Despite the large number of stars in the sky, detecting one in the midst of a supernova is still an incredibly rare event. Now astronomers captured a red supergiant before, during and after a supernova explosion for the first time, gathering crucial new information about these dramatic events.
“This is a breakthrough in our understanding of what massive stars do moments before they die,” said lead author Wynn Jacobson-Galán (UC Berkeley). “Direct detection of pre-supernova activity in a red supergiant star has never been observed before in a common Type II supernova. For the first time, we saw a red supergiant star explode!”
Using the Pan-STARRS telescope in Maui, Hawaii, scientists detected the doomed red supergiant star in the summer of 2020, thanks to the massive amount of light it was emitting. Later in the fall, when it turned into a supernova, the team captured the powerful flash using the Low Resolution Imaging Spectrometer (LRIS) from Hawaii-based Keck Observatory. They also captured the first supernova spectrum, known as SN 2020tlf.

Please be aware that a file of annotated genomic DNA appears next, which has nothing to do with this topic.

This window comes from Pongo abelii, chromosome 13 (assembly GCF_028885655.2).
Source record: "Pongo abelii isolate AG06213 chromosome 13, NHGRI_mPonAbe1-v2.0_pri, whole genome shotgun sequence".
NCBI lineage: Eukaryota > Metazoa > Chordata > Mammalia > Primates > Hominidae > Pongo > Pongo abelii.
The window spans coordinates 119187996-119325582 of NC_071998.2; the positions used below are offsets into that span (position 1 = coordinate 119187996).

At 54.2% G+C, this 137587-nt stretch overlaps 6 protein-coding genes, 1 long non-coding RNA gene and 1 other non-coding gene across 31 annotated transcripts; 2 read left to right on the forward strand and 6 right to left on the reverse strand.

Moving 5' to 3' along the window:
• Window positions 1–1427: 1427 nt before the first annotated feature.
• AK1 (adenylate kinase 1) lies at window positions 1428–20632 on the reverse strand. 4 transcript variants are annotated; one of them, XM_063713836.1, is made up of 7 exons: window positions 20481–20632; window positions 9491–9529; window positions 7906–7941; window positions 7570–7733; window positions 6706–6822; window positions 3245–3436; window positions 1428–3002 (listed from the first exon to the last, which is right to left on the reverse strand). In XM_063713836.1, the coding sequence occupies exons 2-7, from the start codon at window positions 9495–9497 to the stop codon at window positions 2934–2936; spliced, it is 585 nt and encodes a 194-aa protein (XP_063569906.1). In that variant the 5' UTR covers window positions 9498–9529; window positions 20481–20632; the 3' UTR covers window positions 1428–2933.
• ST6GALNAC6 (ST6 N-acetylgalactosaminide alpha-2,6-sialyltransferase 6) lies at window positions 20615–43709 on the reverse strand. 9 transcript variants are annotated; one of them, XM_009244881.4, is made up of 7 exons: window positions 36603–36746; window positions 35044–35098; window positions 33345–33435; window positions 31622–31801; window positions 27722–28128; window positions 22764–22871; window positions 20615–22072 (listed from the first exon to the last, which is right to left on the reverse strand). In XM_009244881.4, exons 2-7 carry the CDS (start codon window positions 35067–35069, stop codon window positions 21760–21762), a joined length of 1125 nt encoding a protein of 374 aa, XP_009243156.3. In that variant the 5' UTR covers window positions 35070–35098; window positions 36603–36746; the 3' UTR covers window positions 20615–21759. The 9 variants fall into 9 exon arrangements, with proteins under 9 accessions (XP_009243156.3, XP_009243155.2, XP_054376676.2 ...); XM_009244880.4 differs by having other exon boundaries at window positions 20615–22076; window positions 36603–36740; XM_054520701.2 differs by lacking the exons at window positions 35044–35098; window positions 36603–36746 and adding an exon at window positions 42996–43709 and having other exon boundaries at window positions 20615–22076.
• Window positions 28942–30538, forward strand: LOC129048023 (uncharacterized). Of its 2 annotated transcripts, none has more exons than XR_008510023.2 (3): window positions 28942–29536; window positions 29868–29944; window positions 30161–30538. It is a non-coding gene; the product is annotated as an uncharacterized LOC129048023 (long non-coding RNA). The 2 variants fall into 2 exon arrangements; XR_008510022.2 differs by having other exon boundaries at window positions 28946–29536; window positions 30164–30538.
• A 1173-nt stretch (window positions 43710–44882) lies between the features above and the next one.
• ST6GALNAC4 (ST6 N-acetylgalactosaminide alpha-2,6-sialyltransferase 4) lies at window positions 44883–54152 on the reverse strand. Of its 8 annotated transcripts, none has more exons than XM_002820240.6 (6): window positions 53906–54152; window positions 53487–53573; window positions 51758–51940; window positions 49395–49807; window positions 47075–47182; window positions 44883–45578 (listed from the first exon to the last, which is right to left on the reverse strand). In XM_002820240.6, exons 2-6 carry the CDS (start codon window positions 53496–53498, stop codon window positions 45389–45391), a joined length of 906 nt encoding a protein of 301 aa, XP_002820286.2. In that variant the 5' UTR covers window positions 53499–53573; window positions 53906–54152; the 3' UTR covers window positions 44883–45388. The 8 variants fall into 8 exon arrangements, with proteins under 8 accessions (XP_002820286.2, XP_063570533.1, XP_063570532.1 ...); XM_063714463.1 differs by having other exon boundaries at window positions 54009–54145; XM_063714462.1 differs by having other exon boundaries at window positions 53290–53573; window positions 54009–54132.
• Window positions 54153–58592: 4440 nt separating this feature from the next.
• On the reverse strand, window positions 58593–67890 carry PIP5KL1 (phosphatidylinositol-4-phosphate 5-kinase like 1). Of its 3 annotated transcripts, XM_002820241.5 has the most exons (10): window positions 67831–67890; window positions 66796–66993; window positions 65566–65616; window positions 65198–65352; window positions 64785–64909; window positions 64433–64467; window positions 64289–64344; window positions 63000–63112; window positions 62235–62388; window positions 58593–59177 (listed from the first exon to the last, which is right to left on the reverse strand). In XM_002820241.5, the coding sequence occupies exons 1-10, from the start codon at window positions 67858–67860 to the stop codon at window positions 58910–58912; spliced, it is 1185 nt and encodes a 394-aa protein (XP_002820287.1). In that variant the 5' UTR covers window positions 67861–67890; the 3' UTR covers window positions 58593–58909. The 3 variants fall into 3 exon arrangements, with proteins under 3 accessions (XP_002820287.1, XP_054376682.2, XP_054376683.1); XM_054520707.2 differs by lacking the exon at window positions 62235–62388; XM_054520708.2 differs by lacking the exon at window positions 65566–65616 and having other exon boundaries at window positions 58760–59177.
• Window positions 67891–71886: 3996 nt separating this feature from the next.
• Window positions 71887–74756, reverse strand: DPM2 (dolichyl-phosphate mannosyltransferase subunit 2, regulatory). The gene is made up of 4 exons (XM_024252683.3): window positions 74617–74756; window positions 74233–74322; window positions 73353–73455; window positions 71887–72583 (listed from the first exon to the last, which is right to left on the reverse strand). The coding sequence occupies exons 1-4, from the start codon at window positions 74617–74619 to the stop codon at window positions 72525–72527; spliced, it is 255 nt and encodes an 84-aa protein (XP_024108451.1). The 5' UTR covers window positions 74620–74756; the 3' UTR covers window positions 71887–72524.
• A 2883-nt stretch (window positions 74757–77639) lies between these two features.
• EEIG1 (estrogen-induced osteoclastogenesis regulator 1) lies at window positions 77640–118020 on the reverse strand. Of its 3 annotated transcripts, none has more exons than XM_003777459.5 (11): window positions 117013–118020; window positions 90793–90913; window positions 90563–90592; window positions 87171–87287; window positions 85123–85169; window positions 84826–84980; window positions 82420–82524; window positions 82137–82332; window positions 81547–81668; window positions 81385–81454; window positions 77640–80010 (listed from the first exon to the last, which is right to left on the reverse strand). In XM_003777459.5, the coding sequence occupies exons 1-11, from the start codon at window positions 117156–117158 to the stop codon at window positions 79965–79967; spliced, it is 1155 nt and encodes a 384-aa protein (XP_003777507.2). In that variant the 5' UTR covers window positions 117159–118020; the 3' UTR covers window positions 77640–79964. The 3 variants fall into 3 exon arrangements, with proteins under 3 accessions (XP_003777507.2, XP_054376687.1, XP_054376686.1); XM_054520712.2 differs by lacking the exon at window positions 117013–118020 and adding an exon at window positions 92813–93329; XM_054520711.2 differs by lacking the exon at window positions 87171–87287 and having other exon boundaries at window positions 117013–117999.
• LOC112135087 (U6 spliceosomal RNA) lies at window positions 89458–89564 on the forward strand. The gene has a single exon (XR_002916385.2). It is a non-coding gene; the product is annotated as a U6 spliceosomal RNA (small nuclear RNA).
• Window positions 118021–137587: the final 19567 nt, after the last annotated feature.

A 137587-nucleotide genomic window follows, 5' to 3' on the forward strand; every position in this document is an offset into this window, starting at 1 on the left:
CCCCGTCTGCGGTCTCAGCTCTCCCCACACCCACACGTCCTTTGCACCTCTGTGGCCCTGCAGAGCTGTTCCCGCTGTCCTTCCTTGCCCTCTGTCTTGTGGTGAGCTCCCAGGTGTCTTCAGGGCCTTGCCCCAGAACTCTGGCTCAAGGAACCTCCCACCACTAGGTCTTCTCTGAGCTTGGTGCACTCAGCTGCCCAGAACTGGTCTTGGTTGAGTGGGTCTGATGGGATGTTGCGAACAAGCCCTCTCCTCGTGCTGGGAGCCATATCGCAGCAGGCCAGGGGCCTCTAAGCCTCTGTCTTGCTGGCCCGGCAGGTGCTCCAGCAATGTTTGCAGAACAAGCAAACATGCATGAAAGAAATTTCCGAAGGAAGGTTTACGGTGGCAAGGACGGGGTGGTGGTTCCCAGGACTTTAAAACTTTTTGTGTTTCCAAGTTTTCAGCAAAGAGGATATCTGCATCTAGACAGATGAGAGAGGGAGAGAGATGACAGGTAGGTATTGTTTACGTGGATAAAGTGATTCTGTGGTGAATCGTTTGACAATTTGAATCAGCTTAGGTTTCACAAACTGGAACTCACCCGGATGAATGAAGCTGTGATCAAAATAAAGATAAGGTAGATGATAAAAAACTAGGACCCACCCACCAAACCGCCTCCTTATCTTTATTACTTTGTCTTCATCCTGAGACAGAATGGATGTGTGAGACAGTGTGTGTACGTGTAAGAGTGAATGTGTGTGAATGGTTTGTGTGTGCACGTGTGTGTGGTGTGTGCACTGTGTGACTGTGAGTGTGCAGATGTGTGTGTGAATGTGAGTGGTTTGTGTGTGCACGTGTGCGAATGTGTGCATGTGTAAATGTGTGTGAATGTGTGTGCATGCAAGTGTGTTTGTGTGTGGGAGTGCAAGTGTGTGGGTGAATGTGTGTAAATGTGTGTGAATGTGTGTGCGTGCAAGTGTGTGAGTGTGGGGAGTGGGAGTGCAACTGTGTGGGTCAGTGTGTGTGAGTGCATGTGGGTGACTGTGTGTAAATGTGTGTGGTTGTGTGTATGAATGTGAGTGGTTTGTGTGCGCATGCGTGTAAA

Observations showed that the star likely ejected large amounts of dense circumstellar material just before the explosion. Previous observations have shown that red giants were relatively calm before becoming supernovae, so the new data suggests that some may significantly change their internal structure before exploding. This could result in tumultuous gas ejections moments before the collapse.
SN 2020tlf is located in galaxy NGC 5731 about 120 million light years from Earth and was about 10 times more massive than the Sun. Stars turn into supernovae when they run out of fuel and collapse into their own gravity, feeding them a huge explosion of carbon fusion. For this to happen, they must be large enough (8 to 15 solar masses) or they will simply collapse into a white dwarf star, as our Sun eventually will. Anything bigger than that and they could fall apart into a black hole.
The discovery will now allow scientists to search red supergiant stars for similar types of light radiation that could signal another supernova. “Detecting more events like SN 2020tlf will dramatically affect how we define the final months of stellar evolution … in an attempt to solve the mystery of how massive stars spend the final moments of their lives,” said Jacobson-Galán.
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